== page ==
And so I parted company with the work of Stephen King. I still admire the man, and have a great fondness and nostalgia for the works he created during the first 15 years of his professional career. Whenever I've seen him interviewed, I've always been impressed by his wit and insight. He'd be a hell of a guy to sit with at a BBQ or in the stands at a ball game. He appears to be an extremely gifted and interesting conversationalist. I just don't care much for his book anymore.

Two days ago I received Stephen King's latest novel, Under the Dome, for Christmas. From the moment it was announced and the plot was known, media commentators have pointed out the weird similarity between its story and that of The Simpsons Movie, in which Springfield is suddenly enclosed within a transparent, impenetrable dome. Even stranger, Stephen King -- master of all things pop culture -- has floated the improbable story that he wrote the novel having no idea about The Simpsons Movie. That's impossible. It's just impossible. This from the author mentions every fleeting one-hit-wonder and every passing fad in his novels, whose work -- at times -- is painfully and needlessly dated by these references. There is simply no way Stephen King didn't know about The Simpsons Movie.

That aside, I'm reading the novel. Enough time has gone by that I can do so with a clear eye and with a few more defenses against the inevitable disappointment. To his credit, King has so far -- in the first 100 pages of his 1,000-page novel -- done a good job of containing the frustrated comedian in his narrative voice. There are even a few decent turns of phrase. There are also some really embarrassing moments of dialogue, particularly between a doctor attending a tween skateboarder. It's as though Stephen King either watched a bunch of episodes of Saved By the Bell or simply looked up contemporary youth idiom on Wikipedia because it couldn't be more awkward, embarrassing and ridiculous. The doctor thinking he'd impress the kid by saying something was "radical." Holy shit, I actually physically cringed when I read that.

One interesting thing I've noticed reading this novel: the longer Stephen King writes, the more novels he produces, it seems that his confidence in his ability to describe scenes has diminished. Everything -- and I mean everything -- is over described. It's either that King doesn't trust his ability to be brief and on target, or, worse, that he believes his readers are idiots who need mundane points driven home with all subtlety and artfulness cast aside.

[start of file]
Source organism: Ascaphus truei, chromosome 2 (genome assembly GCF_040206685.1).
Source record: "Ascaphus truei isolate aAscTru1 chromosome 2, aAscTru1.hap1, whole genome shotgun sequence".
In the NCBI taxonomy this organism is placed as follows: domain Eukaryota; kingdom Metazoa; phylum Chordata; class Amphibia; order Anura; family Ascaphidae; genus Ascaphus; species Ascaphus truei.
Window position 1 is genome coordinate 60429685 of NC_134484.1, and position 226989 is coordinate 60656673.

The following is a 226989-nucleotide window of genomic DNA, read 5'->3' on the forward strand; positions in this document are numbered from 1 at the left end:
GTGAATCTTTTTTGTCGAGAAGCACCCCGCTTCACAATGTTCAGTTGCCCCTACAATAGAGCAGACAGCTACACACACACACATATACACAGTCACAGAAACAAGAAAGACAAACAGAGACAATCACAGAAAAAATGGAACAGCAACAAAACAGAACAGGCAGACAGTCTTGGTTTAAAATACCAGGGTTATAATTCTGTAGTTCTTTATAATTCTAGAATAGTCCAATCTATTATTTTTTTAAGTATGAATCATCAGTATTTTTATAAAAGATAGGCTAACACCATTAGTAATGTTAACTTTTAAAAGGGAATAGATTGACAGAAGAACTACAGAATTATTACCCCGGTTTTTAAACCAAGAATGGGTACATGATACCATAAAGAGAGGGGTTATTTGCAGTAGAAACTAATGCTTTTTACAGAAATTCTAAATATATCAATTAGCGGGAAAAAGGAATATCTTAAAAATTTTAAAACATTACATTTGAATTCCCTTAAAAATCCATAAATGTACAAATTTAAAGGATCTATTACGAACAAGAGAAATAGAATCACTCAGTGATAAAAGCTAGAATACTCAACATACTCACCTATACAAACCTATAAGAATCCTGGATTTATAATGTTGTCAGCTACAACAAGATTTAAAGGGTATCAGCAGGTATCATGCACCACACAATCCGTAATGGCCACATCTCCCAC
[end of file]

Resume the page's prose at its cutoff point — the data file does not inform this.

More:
And there was this hunk of lazy writing that any first year writing student would be embarrassed to have appear in their weekly creative writing package:
Regarding character Dodee Sanders: "And when it came to brainpower . . . jeez, what could you say? Her father -- Andy Sanders, The Mill's First Selectman -- would never be a Mensa candidate, but Dodee made him look like Albert Einstein."
Terrible. Yeah, it's one example, but this kind of lazy writing appears through the 100 pages I've read so far, to varying degrees. King's in such a hurry to finish writing one book so it came be packaged and sold, and he can get on to the next bit of product. And this from a guy who is supposed to be retired.

Stephen King seems like a nice guy and I believe much of his best work has taken horribly undeserved drubbings from critics in years previous. From the "afterword"s I've read in many of his books, he hasn't been able to live with this too easily. The money his work brings in certainly hasn't been a consolation for the critical bed-panning of his work. Now that King is honestly writing crap, his work now receives reasonably decent reviews. And he continues churning out the sausage. I guess he believes in the philosophy articulated by Mike Love to Brian Wilson back in the 1960s when Wilson embarked on his aborted masterpiece, Smile: "Don't fuck with the formula." Spoken like a true artist. And it seems that the Stephen King Doorstop Factory will also continue with its own formula un-fucked-with. Which is an honest and wretched shame, because there was a time when Stephen King really could write.

For what it's worth, here's my appraisal of Stephen King's work, divided into three categories. He's written more books than are listed here. I only comment on novels of his that I've actually read or attempted to read:

The Good Books
  • Carrie
  • 'Salem's Lot
  • Night Shift
  • The Stand